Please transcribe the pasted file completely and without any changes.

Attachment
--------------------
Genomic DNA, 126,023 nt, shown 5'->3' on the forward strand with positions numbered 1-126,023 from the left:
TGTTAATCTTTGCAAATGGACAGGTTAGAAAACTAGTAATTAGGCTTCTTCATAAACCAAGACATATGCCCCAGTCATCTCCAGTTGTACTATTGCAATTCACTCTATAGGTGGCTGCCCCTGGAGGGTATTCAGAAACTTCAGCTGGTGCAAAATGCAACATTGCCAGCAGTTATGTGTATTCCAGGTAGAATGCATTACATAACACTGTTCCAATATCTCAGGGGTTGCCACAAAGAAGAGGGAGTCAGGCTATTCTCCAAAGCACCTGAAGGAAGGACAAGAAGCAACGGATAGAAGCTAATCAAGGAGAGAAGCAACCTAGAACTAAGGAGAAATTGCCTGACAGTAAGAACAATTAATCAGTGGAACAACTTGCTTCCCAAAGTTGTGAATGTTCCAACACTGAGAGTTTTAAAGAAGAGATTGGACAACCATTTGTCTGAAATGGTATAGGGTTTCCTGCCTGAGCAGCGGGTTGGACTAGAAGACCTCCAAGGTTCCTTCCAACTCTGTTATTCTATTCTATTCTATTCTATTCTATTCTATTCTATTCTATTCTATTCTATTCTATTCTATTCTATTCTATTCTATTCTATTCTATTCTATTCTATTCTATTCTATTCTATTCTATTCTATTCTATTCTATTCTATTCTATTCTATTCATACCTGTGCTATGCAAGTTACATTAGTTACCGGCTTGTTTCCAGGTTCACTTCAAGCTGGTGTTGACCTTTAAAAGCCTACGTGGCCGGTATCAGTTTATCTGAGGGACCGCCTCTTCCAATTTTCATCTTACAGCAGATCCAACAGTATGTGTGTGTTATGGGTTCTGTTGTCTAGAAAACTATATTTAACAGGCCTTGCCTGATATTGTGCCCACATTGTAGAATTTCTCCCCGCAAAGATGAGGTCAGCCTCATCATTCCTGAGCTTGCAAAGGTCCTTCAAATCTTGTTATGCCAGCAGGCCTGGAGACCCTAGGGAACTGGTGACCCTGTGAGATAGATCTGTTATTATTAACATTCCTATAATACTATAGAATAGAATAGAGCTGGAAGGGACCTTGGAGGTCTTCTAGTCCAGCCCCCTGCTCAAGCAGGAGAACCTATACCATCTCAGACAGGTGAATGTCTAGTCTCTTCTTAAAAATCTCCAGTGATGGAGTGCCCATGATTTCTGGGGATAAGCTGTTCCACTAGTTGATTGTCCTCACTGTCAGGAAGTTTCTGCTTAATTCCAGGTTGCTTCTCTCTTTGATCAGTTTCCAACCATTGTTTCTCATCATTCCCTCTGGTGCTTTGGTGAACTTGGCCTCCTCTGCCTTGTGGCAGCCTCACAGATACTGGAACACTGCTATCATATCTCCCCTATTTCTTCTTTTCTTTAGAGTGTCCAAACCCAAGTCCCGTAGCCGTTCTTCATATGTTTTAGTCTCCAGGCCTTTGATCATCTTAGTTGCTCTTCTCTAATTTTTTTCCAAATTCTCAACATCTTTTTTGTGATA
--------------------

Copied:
Genomic DNA, 126,023 nt, shown 5'->3' on the forward strand with positions numbered 1-126,023 from the left:
TGTTAATCTTTGCAAATGGACAGGTTAGAAAACTAGTAATTAGGCTTCTTCATAAACCAAGACATATGCCCCAGTCATCTCCAGTTGTACTATTGCAATTCACTCTATAGGTGGCTGCCCCTGGAGGGTATTCAGAAACTTCAGCTGGTGCAAAATGCAACATTGCCAGCAGTTATGTGTATTCCAGGTAGAATGCATTACATAACACTGTTCCAATATCTCAGGGGTTGCCACAAAGAAGAGGGAGTCAGGCTATTCTCCAAAGCACCTGAAGGAAGGACAAGAAGCAACGGATAGAAGCTAATCAAGGAGAGAAGCAACCTAGAACTAAGGAGAAATTGCCTGACAGTAAGAACAATTAATCAGTGGAACAACTTGCTTCCCAAAGTTGTGAATGTTCCAACACTGAGAGTTTTAAAGAAGAGATTGGACAACCATTTGTCTGAAATGGTATAGGGTTTCCTGCCTGAGCAGCGGGTTGGACTAGAAGACCTCCAAGGTTCCTTCCAACTCTGTTATTCTATTCTATTCTATTCTATTCTATTCTATTCTATTCTATTCTATTCTATTCTATTCTATTCTATTCTATTCTATTCTATTCTATTCTATTCTATTCTATTCTATTCTATTCTATTCTATTCTATTCTATTCTATTCTATTCTATTCATACCTGTGCTATGCAAGTTACATTAGTTACCGGCTTGTTTCCAGGTTCACTTCAAGCTGGTGTTGACCTTTAAAAGCCTACGTGGCCGGTATCAGTTTATCTGAGGGACCGCCTCTTCCAATTTTCATCTTACAGCAGATCCAACAGTATGTGTGTGTTATGGGTTCTGTTGTCTAGAAAACTATATTTAACAGGCCTTGCCTGATATTGTGCCCACATTGTAGAATTTCTCCCCGCAAAGATGAGGTCAGCCTCATCATTCCTGAGCTTGCAAAGGTCCTTCAAATCTTGTTATGCCAGCAGGCCTGGAGACCCTAGGGAACTGGTGACCCTGTGAGATAGATCTGTTATTATTAACATTCCTATAATACTATAGAATAGAATAGAGCTGGAAGGGACCTTGGAGGTCTTCTAGTCCAGCCCCCTGCTCAAGCAGGAGAACCTATACCATCTCAGACAGGTGAATGTCTAGTCTCTTCTTAAAAATCTCCAGTGATGGAGTGCCCATGATTTCTGGGGATAAGCTGTTCCACTAGTTGATTGTCCTCACTGTCAGGAAGTTTCTGCTTAATTCCAGGTTGCTTCTCTCTTTGATCAGTTTCCAACCATTGTTTCTCATCATTCCCTCTGGTGCTTTGGTGAACTTGGCCTCCTCTGCCTTGTGGCAGCCTCACAGATACTGGAACACTGCTATCATATCTCCCCTATTTCTTCTTTTCTTTAGAGTGTCCAAACCCAAGTCCCGTAGCCGTTCTTCATATGTTTTAGTCTCCAGGCCTTTGATCATCTTAGTTGCTCTTCTCTAATTTTTTTCCAAATTCTCAACATCTTTTTTGTGATA